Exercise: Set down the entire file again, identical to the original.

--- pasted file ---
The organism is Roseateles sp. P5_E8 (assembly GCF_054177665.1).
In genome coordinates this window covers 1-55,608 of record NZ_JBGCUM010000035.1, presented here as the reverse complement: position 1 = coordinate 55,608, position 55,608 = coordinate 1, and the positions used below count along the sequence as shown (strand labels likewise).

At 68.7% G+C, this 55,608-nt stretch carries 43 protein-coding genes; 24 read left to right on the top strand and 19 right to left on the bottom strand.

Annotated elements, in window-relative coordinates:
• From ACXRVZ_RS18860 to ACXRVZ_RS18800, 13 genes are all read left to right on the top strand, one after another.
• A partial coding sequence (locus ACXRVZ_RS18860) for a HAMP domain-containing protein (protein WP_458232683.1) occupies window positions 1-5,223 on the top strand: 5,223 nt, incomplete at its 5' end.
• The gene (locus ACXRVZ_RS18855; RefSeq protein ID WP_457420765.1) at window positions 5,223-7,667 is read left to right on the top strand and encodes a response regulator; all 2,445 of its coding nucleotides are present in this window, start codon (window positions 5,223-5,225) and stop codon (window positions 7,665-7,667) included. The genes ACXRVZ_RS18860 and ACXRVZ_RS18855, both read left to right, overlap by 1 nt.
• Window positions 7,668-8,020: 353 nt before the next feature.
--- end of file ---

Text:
The organism is Roseateles sp. P5_E8 (assembly GCF_054177665.1).
In genome coordinates this window covers 1-55,608 of record NZ_JBGCUM010000035.1, presented here as the reverse complement: position 1 = coordinate 55,608, position 55,608 = coordinate 1, and the positions used below count along the sequence as shown (strand labels likewise).

At 68.7% G+C, this 55,608-nt stretch carries 43 protein-coding genes; 24 read left to right on the top strand and 19 right to left on the bottom strand.

Annotated elements, in window-relative coordinates:
• From ACXRVZ_RS18860 to ACXRVZ_RS18800, 13 genes are all read left to right on the top strand, one after another.
• A partial coding sequence (locus ACXRVZ_RS18860) for a HAMP domain-containing protein (protein WP_458232683.1) occupies window positions 1-5,223 on the top strand: 5,223 nt, incomplete at its 5' end.
• The gene (locus ACXRVZ_RS18855; RefSeq protein ID WP_457420765.1) at window positions 5,223-7,667 is read left to right on the top strand and encodes a response regulator; all 2,445 of its coding nucleotides are present in this window, start codon (window positions 5,223-5,225) and stop codon (window positions 7,665-7,667) included. The genes ACXRVZ_RS18860 and ACXRVZ_RS18855, both read left to right, overlap by 1 nt.
• Window positions 7,668-8,020: 353 nt before the next feature.